When it comes to simplifying your search for e-mail security, we can help. NMGI has many vendors to choose from and offers many benefits while keeping the system simple and affordable.  You can Exchange Confidential Information with business partners, patients, board members, and customers through highly secure e-mail.

So why is regular e-mail so unsafe? First of all there is no encryption. When a regular e-mail travels the Internet through multiple, unknown servers, the contents are sent clear-text, vulnerable to ease-dropping and sniffing. In addition those messages could be stored on various servers for an indefinite amount to time. Do you really want to shout your customers’ private information in a public forum?

Our encrypted email service uses end-to-end 256-bit AES encryption, so protected messages are encrypted before they leave the sender’s desktop, giving a very high level of security.

Secondarily there is no authentication. This means that one can send a message claiming to be whoever he or she wants. Just because a message says it’s from Mr. Smith, doesn’t mean that he actually composed the message. He may have no idea that someone is forging his name and address.

Every user of the system must prove his or her identity when sending or opening a protected message. This ensures that only intended recipients can read a message, and verifies who the message is from.

And finally, there is no certification.  Let’s say Mr. Smith sends you an e-mail. With regular e-mail, there is no way to confirm that when you receive the message that the contents have not been changed. Using digital signature hashes, our service verifies that the contents of all messages have not been altered while in transit.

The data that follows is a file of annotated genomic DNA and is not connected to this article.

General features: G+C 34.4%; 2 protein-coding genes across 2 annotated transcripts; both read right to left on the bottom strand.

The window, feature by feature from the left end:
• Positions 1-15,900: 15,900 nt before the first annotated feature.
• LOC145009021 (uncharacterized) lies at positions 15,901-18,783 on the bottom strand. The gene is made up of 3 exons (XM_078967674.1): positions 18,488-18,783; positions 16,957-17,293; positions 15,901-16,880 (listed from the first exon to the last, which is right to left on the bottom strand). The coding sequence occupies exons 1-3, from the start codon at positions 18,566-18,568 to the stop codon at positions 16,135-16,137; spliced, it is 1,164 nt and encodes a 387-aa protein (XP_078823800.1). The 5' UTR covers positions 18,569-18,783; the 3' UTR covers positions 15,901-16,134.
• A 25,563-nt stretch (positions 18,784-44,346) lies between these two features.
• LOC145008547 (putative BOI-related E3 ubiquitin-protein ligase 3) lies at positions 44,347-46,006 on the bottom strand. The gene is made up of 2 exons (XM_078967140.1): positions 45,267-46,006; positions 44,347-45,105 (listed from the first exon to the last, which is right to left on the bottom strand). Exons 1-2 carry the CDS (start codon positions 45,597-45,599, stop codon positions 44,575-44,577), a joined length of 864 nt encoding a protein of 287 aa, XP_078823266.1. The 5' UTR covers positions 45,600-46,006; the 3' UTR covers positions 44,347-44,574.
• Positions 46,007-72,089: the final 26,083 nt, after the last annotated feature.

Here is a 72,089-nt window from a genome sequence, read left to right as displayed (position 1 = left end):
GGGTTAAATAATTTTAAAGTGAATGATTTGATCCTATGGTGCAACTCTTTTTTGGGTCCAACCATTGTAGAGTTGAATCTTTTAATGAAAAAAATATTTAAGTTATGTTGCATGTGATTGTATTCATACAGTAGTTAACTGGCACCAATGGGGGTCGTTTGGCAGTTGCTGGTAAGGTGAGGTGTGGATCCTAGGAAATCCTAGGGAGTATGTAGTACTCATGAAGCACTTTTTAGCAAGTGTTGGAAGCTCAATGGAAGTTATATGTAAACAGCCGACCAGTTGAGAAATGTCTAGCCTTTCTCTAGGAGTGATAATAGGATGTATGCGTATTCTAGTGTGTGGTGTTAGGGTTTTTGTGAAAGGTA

Depending on your line of business, you may fall under one or more government or industry regulations that require your company to take certain steps to secure electronic communications pertaining to your operation. If you are involved in the health care industry, the Health Insurance Portability and Accountability Act of 1996 (HIPAA) outlines how you must protect patient data. If you are in the financial services industry, the Gramm-Leach-Bliley Financial Services Modernization Act of 1999 (GLBA) requires you to protect non-public personal information. There are many other regulations and industry expectations that may apply to you, and even if there weren’t any, you owe it to your customers and clients to protect their data. If you are not using an e-mail product that protects data AND authenticates users, you are at risk of running afoul with government regulations.

Network Management Group, Inc. (NMGI) Can Help

Call our team today to get the strongest possible security features with respect to both encryption and authentication, satisfying the legal and ethical requirements that you must address. Visit our site for more information about Secured Email.